Writing in Nature

Touch

Sorry I’ve been MIA for a few days! Real life issues keep popping up! Hoping to get back on schedule soon. So continuing our exploration of the five senses . . .

Writing in Nature Tip #7: Touch can vary so much in nature. Ever notice how the wind can feel cold or warm, soft or harsh, caressing or stinging? Water can be icy-cold runoff from a glacier or steaming in a hot spring. Nature is constantly changing, so a description today may not work for tomorrow!

Don’t settle for a lazy, ordinary description. Get out there and feel what you’re describing! Is a leaf brittle, smooth, cracked, crunchy? Is a seed fuzzy, spiky, prickly, sticky? Dirt can be packed hard or gooey mud, and sand can be coarse or fine. Feel the trunks of different trees and compare the bumpy to the scratchy to the flaky. Nature offers every texture from the silt in a stream to the thorn of a rose.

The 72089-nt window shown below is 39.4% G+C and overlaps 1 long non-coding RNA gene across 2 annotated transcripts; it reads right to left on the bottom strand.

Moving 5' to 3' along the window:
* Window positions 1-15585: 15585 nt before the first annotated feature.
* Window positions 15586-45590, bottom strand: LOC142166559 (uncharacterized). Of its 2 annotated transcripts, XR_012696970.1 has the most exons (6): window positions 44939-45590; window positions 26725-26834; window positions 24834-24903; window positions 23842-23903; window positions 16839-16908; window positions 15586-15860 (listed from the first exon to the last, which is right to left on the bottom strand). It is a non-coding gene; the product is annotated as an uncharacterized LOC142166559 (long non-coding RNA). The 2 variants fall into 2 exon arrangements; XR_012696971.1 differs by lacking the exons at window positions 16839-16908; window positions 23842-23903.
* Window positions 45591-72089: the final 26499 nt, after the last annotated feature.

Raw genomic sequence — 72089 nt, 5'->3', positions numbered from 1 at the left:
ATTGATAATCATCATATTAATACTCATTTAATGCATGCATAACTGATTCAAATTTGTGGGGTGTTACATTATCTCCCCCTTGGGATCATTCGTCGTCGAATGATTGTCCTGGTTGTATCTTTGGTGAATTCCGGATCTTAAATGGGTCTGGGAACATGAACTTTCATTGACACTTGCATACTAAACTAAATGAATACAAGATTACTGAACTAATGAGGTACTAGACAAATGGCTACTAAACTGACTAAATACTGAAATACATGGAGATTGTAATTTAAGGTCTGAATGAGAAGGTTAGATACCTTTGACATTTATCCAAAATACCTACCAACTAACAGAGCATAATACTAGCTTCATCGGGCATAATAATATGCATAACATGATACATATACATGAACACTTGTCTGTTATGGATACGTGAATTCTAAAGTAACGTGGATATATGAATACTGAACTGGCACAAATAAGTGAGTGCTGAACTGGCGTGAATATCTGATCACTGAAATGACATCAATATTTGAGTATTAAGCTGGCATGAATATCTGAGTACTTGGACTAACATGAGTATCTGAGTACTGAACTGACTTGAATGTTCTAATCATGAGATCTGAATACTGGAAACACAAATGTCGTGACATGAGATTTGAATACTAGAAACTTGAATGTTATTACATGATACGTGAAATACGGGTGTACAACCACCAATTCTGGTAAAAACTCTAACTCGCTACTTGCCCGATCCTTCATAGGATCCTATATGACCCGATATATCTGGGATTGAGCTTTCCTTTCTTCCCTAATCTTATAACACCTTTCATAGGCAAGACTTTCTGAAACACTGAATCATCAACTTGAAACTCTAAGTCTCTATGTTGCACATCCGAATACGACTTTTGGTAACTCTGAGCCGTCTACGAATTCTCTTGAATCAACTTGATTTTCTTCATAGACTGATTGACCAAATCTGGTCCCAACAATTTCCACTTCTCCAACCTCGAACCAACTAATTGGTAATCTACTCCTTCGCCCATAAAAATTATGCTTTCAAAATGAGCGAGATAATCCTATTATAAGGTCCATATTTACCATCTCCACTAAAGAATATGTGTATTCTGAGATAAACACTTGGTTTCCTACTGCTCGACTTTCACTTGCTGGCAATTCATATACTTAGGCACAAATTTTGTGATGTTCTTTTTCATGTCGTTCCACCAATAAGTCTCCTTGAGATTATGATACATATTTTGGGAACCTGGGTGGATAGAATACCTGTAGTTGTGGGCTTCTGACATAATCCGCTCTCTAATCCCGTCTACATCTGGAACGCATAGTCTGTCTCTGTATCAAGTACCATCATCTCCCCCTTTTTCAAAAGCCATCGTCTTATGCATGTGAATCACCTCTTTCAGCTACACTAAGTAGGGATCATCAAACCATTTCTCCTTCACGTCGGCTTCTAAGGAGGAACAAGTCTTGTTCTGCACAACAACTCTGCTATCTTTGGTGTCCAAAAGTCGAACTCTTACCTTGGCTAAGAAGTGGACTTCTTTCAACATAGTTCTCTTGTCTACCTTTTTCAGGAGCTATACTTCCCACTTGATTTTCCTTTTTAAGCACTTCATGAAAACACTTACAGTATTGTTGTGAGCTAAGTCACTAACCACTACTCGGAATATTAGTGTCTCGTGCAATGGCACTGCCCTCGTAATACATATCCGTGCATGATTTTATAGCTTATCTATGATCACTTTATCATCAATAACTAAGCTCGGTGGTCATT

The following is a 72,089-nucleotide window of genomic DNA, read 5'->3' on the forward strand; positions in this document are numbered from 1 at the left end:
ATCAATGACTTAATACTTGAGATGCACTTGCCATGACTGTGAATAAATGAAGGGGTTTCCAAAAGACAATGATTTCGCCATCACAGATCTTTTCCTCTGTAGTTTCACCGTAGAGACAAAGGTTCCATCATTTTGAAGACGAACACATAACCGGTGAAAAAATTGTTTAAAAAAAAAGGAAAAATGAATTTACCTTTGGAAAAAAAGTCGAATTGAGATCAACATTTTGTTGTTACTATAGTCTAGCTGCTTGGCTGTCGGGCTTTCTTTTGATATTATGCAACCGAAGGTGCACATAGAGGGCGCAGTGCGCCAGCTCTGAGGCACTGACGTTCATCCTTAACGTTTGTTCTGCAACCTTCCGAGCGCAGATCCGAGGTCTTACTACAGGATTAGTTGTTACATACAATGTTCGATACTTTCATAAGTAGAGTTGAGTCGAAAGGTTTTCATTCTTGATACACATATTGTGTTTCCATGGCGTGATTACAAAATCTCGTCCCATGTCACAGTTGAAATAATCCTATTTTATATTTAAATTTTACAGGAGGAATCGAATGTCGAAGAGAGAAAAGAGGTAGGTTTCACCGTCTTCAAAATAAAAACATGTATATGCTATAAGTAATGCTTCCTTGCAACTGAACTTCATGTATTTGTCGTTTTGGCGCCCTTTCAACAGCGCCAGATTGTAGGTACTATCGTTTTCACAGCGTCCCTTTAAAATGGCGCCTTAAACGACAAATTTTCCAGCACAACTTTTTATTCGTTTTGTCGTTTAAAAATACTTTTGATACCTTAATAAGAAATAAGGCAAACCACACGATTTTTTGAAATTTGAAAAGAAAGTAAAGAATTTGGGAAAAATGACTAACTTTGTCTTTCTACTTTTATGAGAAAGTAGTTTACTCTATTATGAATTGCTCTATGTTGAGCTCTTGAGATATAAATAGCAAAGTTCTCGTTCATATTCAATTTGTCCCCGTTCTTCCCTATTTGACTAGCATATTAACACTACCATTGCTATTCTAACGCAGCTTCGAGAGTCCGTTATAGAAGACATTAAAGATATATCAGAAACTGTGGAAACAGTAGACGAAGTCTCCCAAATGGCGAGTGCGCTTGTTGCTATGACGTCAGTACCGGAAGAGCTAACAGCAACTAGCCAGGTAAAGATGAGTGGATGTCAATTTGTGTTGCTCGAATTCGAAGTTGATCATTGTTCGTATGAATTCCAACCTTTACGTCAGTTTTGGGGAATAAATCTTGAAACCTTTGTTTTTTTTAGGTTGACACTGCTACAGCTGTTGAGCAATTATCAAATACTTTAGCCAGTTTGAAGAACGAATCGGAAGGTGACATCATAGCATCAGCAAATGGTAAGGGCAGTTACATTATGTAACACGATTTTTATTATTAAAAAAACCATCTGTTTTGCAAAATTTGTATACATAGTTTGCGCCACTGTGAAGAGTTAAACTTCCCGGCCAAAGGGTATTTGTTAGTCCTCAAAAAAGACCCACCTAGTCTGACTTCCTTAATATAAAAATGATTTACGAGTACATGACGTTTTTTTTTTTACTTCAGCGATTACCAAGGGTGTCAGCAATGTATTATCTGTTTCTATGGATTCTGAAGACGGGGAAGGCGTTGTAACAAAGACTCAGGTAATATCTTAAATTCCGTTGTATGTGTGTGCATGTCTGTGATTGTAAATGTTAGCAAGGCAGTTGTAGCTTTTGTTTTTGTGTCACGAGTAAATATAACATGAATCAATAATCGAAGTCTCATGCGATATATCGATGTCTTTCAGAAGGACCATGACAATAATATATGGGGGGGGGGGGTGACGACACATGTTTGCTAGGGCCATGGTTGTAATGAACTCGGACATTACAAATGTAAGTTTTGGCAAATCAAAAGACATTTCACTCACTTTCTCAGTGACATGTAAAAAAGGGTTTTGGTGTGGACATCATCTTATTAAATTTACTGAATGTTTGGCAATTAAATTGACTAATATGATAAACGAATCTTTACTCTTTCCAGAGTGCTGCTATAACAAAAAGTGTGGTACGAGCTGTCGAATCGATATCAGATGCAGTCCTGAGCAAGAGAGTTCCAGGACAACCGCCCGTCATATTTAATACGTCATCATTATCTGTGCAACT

Kids in Nature Tip #7: Get an opaque bag and fill it with treasures from nature: grasses, rocks, twigs, seeds, tree bark, leaves, flowers, etc. Then have your child close her eyes, reach in the bag, and try to guess each object by how it feels. If she needs warming up beforehand, go for a nature hike where she can hone her touching skills! Supervise her discoveries and ask her to describe each thing.

Explain how seeds have unique functions. Some are designed to stick to fur or clothing, some are meant to be eaten by animals and transferred that way, and still others are meant to travel by wind, like the seeds of this butterfly weed:

 

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